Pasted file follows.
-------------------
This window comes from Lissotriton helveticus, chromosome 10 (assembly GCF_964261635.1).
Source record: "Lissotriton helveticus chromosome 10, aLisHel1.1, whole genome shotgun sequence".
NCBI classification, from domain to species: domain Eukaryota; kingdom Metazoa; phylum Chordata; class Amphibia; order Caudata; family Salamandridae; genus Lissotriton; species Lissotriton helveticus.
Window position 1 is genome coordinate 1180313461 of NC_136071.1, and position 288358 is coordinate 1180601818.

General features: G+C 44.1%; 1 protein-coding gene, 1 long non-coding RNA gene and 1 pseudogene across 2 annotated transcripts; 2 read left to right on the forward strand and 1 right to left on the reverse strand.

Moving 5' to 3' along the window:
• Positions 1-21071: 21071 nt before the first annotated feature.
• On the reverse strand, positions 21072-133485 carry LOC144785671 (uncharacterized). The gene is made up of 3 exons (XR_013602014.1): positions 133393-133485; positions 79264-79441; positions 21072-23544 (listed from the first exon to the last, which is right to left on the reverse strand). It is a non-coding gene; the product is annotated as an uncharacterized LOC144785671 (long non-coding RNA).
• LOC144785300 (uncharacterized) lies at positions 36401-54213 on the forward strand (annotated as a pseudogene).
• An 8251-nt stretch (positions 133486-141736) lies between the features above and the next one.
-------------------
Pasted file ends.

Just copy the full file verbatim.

This window comes from Lissotriton helveticus, chromosome 10 (assembly GCF_964261635.1).
Source record: "Lissotriton helveticus chromosome 10, aLisHel1.1, whole genome shotgun sequence".
NCBI classification, from domain to species: domain Eukaryota; kingdom Metazoa; phylum Chordata; class Amphibia; order Caudata; family Salamandridae; genus Lissotriton; species Lissotriton helveticus.
Window position 1 is genome coordinate 1180313461 of NC_136071.1, and position 288358 is coordinate 1180601818.

General features: G+C 44.1%; 1 protein-coding gene, 1 long non-coding RNA gene and 1 pseudogene across 2 annotated transcripts; 2 read left to right on the forward strand and 1 right to left on the reverse strand.

Moving 5' to 3' along the window:
• Positions 1-21071: 21071 nt before the first annotated feature.
• On the reverse strand, positions 21072-133485 carry LOC144785671 (uncharacterized). The gene is made up of 3 exons (XR_013602014.1): positions 133393-133485; positions 79264-79441; positions 21072-23544 (listed from the first exon to the last, which is right to left on the reverse strand). It is a non-coding gene; the product is annotated as an uncharacterized LOC144785671 (long non-coding RNA).
• LOC144785300 (uncharacterized) lies at positions 36401-54213 on the forward strand (annotated as a pseudogene).
• An 8251-nt stretch (positions 133486-141736) lies between the features above and the next one.